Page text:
What The Block NZ can teach us about values

What The Block NZ can teach us about values

I’m a fan of The Block NZ (the TV show where pairs compete to renovate apartments/houses for a cash prize). But as I was watching this year, I was struck by how contestants seemed to lose sight of their values when competing to win team challenges and room reveals. The Boyz were the only team that seemed to stick with their core values of fair play and concern for others.

I had to consider whether I too would dump my values if I were working under relentless pressure and deadlines while becoming increasingly sleep deprived. While I would like to think that I wouldn’t, in reality I probably would (at least in some instances). In fact, on a daily basis we all find ourselves in situations that stop us from living our values.

Eric Maisel discusses the obstacles to living in alignment with our values in his book Life Purpose Boot Camp. He suggests that we can turn a blind eye when we choose some action that will bring us financial or personal gain but is out of sinque with our values. It might be fair to say that the contestants on The Block were enticed away from their values by the lure of financial gain that had the potential to substantially change their lives.

Or perhaps in some instances the contestants had aims that competed with their values. Such as when the aim of winning overcame values of fair play and truthfulness when one team broke the ‘tools down’ rule and then denied having done so even though there was evidence to the contrary (actually that happened last season as well).

Or maybe the teams just didn’t have time to consider their values as they were constantly bombarded by numerous decisions and details that required their attention. This can happen in daily life as we rush mindlessly from one task to another. Living by our values require that we slow down and make conscious decisions based on what feels right to us.

Other obstacles to living in alignment with our values include our tendency to give in to desires or cravings (e.g. for sugar, alcohol, or drugs) or to follow a shady dream that excites us but is not consistent with our values. If we are tricky, we may turn our desires into values through rationalisation or some other defence mechanism; thereby allowing ourselves to justify our choices. Other times we may be too irrational to follow our values instead of our wants and desires, or we may lack the motivation to act on our values.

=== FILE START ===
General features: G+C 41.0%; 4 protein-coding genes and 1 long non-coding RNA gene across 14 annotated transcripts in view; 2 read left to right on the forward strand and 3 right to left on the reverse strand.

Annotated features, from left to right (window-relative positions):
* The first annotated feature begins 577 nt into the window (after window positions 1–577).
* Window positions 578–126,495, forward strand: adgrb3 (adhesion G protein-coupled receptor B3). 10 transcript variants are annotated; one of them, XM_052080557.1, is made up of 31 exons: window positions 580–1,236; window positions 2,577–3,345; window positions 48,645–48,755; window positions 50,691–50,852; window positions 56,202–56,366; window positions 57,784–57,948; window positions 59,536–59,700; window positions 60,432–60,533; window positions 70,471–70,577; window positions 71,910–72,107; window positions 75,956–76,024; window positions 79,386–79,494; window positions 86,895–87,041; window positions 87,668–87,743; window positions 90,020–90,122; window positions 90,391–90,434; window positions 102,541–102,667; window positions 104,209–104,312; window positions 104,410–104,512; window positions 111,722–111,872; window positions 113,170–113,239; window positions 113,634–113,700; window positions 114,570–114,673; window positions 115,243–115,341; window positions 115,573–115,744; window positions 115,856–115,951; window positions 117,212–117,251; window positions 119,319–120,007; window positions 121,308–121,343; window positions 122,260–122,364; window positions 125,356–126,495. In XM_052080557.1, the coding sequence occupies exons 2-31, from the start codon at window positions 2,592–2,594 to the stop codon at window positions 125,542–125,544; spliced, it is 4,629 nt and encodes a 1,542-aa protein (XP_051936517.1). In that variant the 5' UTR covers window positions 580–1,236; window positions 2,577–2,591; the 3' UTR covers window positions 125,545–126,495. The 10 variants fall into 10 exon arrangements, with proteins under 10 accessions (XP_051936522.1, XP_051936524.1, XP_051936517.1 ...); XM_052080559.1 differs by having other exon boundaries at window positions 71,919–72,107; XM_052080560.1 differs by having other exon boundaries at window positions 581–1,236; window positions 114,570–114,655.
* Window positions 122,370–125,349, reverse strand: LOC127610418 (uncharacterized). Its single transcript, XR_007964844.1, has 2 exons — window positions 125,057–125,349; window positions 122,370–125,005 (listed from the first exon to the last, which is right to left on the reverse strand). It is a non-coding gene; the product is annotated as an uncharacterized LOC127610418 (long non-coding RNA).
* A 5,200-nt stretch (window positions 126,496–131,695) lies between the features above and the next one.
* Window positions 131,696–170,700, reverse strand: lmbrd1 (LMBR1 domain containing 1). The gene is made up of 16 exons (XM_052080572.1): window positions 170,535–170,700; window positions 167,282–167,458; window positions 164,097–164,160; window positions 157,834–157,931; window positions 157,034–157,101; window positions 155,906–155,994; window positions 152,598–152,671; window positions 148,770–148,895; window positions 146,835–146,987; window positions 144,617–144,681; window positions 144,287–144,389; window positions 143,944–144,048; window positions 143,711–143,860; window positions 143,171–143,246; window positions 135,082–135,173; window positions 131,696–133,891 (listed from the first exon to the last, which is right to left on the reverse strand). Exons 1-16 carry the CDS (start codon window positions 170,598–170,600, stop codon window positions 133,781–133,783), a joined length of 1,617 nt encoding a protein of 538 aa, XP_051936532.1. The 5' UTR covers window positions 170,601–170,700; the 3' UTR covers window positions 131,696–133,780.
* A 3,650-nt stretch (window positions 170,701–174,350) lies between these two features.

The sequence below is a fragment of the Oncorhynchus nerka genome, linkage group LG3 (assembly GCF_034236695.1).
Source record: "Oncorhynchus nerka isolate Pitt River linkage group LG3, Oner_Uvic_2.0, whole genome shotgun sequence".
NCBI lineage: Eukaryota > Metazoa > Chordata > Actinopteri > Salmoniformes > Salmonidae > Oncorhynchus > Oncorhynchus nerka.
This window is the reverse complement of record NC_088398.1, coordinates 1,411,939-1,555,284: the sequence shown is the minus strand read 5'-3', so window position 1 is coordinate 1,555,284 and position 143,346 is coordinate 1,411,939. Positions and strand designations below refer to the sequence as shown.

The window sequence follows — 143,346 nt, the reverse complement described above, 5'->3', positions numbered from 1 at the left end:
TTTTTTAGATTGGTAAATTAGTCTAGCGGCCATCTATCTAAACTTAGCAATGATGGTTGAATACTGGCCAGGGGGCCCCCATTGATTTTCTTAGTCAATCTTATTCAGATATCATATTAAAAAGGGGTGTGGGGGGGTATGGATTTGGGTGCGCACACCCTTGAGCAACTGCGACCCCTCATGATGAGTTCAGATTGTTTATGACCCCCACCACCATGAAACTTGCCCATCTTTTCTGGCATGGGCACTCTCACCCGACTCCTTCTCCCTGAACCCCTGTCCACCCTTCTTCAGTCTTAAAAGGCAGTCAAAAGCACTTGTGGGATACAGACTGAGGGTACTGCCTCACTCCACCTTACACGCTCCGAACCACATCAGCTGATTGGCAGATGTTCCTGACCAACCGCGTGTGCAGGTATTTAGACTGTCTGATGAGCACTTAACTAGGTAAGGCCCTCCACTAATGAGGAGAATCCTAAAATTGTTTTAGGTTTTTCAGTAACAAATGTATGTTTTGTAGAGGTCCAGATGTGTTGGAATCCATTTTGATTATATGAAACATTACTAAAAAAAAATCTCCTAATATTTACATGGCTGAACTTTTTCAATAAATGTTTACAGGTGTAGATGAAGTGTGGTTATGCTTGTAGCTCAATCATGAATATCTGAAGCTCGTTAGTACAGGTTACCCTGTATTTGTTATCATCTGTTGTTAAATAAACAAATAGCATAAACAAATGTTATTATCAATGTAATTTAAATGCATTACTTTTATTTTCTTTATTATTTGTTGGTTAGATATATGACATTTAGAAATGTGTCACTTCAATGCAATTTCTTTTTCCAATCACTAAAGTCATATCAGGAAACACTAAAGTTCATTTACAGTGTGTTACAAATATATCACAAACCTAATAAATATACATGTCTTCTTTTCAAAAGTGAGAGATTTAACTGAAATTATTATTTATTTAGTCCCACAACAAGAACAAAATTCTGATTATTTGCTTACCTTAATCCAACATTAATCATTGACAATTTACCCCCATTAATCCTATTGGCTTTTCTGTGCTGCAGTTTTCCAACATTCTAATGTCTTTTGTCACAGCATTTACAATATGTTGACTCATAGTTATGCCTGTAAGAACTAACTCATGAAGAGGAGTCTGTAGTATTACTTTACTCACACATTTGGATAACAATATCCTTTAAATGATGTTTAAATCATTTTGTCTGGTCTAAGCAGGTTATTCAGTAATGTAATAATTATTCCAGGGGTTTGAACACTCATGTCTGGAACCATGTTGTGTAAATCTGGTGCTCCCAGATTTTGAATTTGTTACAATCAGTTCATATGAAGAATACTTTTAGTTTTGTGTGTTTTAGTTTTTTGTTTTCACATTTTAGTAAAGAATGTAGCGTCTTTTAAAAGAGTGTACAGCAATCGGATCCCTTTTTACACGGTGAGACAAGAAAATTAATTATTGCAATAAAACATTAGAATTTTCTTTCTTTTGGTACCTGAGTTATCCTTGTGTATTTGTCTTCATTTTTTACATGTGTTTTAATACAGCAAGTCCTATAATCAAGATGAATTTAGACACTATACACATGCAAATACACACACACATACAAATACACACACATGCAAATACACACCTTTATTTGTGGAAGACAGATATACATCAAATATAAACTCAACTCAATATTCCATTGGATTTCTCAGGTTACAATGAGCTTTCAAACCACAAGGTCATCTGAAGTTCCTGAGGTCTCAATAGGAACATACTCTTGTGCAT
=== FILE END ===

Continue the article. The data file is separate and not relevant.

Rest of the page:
Sometimes we can find ourselves in situations where more than one value is relevant but we are uncertain which one to act upon; this can cause indecision and stress. Other times we may follow a worthless pursuit to try to uphold a value. Perhaps the block contestants fell for this one too as they pursued the goal of making more than their reserve at auction in a sluggish housing market that was unlikely to make them any money (according to experts). Although the goal appeared attractive as a means to uphold other values, such as providing for a family, it was intrinsically flawed in the current market.

This year The Block NZ 2019 was a reminder that we all come across situations that stop us from living in accordance with our values. So, what can we do about it?

What situations are stopping you from living in alignment with your values?

To think further about the obstacles to upholding your values, answer these questions, which have been adapted from Eric Maisel’s book Life Purpose Boot Camp.

  1. Are there any large ethical dilemmas in your life that make it hard for you to make decisions and take actions based on your values? List these. Can you extricate yourself from any of these dilemmas?
  2. Are your desires at war with your values? Do you regularly choose desires over values? Write about these situations. How might you change this?
  3. Are you clear on how to choose values in the moment, when many values are competing for your attention? Sometimes it helps to rank your top 10 values so that you can easily choose those most important to you in any given situation.
  4. Do you regularly turn desires into values through rationalisation? Describe any examples where you do this. How might you overcome this?
  5. Do you “wild goose chase” values by doing things that you claim support your life purposes but really don’t? Describe these situations. What different choices might you make in each situation?
  6. Are you in the habit of focusing on pressing matters so that you don’t stop to think about your values? Perhaps it's time to slow down, get clear on your most important values and start making mindful decisions that support these.
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